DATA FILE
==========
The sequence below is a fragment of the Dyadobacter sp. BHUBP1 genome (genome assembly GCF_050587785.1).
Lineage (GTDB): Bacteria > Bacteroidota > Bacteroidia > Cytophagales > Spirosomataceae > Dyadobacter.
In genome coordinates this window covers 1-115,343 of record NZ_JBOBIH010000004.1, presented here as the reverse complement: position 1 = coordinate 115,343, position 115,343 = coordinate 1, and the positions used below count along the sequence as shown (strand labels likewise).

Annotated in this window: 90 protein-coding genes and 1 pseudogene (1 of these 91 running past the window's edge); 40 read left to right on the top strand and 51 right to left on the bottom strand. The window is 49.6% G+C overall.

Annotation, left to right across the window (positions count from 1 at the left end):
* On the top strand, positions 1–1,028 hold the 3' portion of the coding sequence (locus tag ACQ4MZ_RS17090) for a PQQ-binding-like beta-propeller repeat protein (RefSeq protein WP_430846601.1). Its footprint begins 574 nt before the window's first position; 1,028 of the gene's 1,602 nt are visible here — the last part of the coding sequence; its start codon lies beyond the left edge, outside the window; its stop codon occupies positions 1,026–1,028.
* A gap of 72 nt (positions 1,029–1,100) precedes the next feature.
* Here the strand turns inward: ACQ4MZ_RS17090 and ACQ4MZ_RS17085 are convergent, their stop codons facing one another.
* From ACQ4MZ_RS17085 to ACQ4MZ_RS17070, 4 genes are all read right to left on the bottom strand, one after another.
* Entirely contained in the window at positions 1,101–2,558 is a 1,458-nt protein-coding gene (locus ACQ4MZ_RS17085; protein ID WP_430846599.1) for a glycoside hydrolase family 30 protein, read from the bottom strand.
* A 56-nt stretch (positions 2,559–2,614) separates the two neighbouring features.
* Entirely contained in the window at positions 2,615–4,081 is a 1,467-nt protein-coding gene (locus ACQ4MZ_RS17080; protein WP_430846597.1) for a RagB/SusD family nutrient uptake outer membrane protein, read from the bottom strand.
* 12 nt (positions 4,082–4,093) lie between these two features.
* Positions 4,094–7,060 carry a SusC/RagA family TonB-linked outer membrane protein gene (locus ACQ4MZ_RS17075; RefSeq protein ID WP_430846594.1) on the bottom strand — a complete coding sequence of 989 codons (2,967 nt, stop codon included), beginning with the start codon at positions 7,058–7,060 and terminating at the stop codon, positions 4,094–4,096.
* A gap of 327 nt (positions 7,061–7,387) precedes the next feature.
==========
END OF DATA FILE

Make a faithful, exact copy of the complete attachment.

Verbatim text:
The sequence below is a fragment of the Dyadobacter sp. BHUBP1 genome (genome assembly GCF_050587785.1).
Lineage (GTDB): Bacteria > Bacteroidota > Bacteroidia > Cytophagales > Spirosomataceae > Dyadobacter.
In genome coordinates this window covers 1-115,343 of record NZ_JBOBIH010000004.1, presented here as the reverse complement: position 1 = coordinate 115,343, position 115,343 = coordinate 1, and the positions used below count along the sequence as shown (strand labels likewise).

Annotated in this window: 90 protein-coding genes and 1 pseudogene (1 of these 91 running past the window's edge); 40 read left to right on the top strand and 51 right to left on the bottom strand. The window is 49.6% G+C overall.

Annotation, left to right across the window (positions count from 1 at the left end):
* On the top strand, positions 1–1,028 hold the 3' portion of the coding sequence (locus tag ACQ4MZ_RS17090) for a PQQ-binding-like beta-propeller repeat protein (RefSeq protein WP_430846601.1). Its footprint begins 574 nt before the window's first position; 1,028 of the gene's 1,602 nt are visible here — the last part of the coding sequence; its start codon lies beyond the left edge, outside the window; its stop codon occupies positions 1,026–1,028.
* A gap of 72 nt (positions 1,029–1,100) precedes the next feature.
* Here the strand turns inward: ACQ4MZ_RS17090 and ACQ4MZ_RS17085 are convergent, their stop codons facing one another.
* From ACQ4MZ_RS17085 to ACQ4MZ_RS17070, 4 genes are all read right to left on the bottom strand, one after another.
* Entirely contained in the window at positions 1,101–2,558 is a 1,458-nt protein-coding gene (locus ACQ4MZ_RS17085; protein ID WP_430846599.1) for a glycoside hydrolase family 30 protein, read from the bottom strand.
* A 56-nt stretch (positions 2,559–2,614) separates the two neighbouring features.
* Entirely contained in the window at positions 2,615–4,081 is a 1,467-nt protein-coding gene (locus ACQ4MZ_RS17080; protein WP_430846597.1) for a RagB/SusD family nutrient uptake outer membrane protein, read from the bottom strand.
* 12 nt (positions 4,082–4,093) lie between these two features.
* Positions 4,094–7,060 carry a SusC/RagA family TonB-linked outer membrane protein gene (locus ACQ4MZ_RS17075; RefSeq protein ID WP_430846594.1) on the bottom strand — a complete coding sequence of 989 codons (2,967 nt, stop codon included), beginning with the start codon at positions 7,058–7,060 and terminating at the stop codon, positions 4,094–4,096.
* A gap of 327 nt (positions 7,061–7,387) precedes the next feature.